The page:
US: Longshore workers dump grain, shut down ports

Seattle, Tacoma, and Everett ports all reportedly shut down

Hundreds of longshore workers in Longview, Washington state, broke into a new $200 million grain terminal and dumped more than 10,000 tons of grain on railroad tracks on Thursday, September 8. The ports of Seattle, Tacoma, and Everett were all reportedly shut down by wildcat actions as longshore workers spontaneously flocked to Longview in support.

This militant action is the latest development in a dispute between the International Longshore Workers Union (ILWU) Local 21 and EGT Development, a consortium of three companies that wants the new grain terminal to operate without the ILWU. Since July ILWU members and supporters have sat down on train tracks and occupied the new terminal, resulting in 100 arrests, but there were no attempts to bring in grain shipments. But last week a federal judge issued a temporary restraining order at the request of the National Labor Relations Board, which said ILWU pickets had harassed EGT workers. Once the restraining order was in place, the railroad decided to try once more to ship grain.

“EGT is attempting to break the master grain agreement and become the first grain export terminal in the Pacific Northwest to operate without ILWU,” wrote International President of the ILWU Robert McEllrath in a letter to his members last week. “This constitutes an assault on over 80 years of longshore jurisdiction – an assault that could fundamentally change the dynamics of the relationship within the grain industry as a whole.”

According to the union, EGT walked out of negotiations with Local 21 in April over the company’s demands for 12 hour shifts without overtime pay and other issues. Then, in July, EGT suddenly subcontracted out work at the facility to another company, General Construction. Scandalously, another union, Operator Engineers Local 701, signed a contract with General Construction and ignored the ILWU’s protests and pickets, playing into the bosses’ divide-and-rule-tactics.

Since July, hundreds of union members and supporters have organized around-the-clock pickets, and there have been a series of direct-action protests, blocking railroad tracks and preventing trains from reaching the terminal. More than a hundred ILWU members were arrested at one action after they tore down a fence and occupied the terminal. Then, last week, a federal judge issued a restraining order against ILWU picket lines. The company took this as an opportunity to try and move the trains.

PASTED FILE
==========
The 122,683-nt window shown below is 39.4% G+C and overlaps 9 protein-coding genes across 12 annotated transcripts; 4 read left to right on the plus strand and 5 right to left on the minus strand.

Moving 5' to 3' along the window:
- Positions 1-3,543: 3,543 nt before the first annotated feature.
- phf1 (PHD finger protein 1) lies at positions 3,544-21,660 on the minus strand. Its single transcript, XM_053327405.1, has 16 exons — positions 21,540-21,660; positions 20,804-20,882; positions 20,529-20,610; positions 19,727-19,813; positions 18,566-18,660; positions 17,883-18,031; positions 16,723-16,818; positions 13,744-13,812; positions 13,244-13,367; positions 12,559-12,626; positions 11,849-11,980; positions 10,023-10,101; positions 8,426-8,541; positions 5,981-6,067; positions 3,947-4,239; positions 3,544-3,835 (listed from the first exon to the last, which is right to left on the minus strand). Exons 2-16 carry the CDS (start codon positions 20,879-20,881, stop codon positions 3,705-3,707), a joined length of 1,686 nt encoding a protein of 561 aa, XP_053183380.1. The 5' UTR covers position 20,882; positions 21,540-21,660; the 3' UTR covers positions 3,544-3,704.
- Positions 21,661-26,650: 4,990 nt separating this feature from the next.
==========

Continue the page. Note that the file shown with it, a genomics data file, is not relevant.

But, on the evening of Wednesday, Sept 7, hundreds of union members and supporters blocked railroad tracks 45 miles to the south of Longview in Vancouver, WA. The workers were met by 50 police in riot gear and pepper spray. 19 workers were arrested.

Eventually, the protesters let up and the first train made it into the Longview terminal. But, when news got out to workers at ports across Washington, rank-and-file workers immediately began making the trip to Longview overnight. One worker reportedly wrote on the ILWU Facebook page, “Call out the troops, we’re going on a road trip!”

Then at 4:30 in the morning, more than 500 workers broke into the terminal, disabled the mile-long train, detained the guards and dumped the grain. The action was not sanctioned by union leaders, nor were the solidarity strikes at nearby ports. Pictures of workers wielding baseball bats against the police have circulated through the media and Facebook.

As we publish, the reports in the media indicate that, while police have cleared the terminal of protesters, things are still not over as longshoremen from up and down the West Coast continue to travel to Longview in support.

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September 2011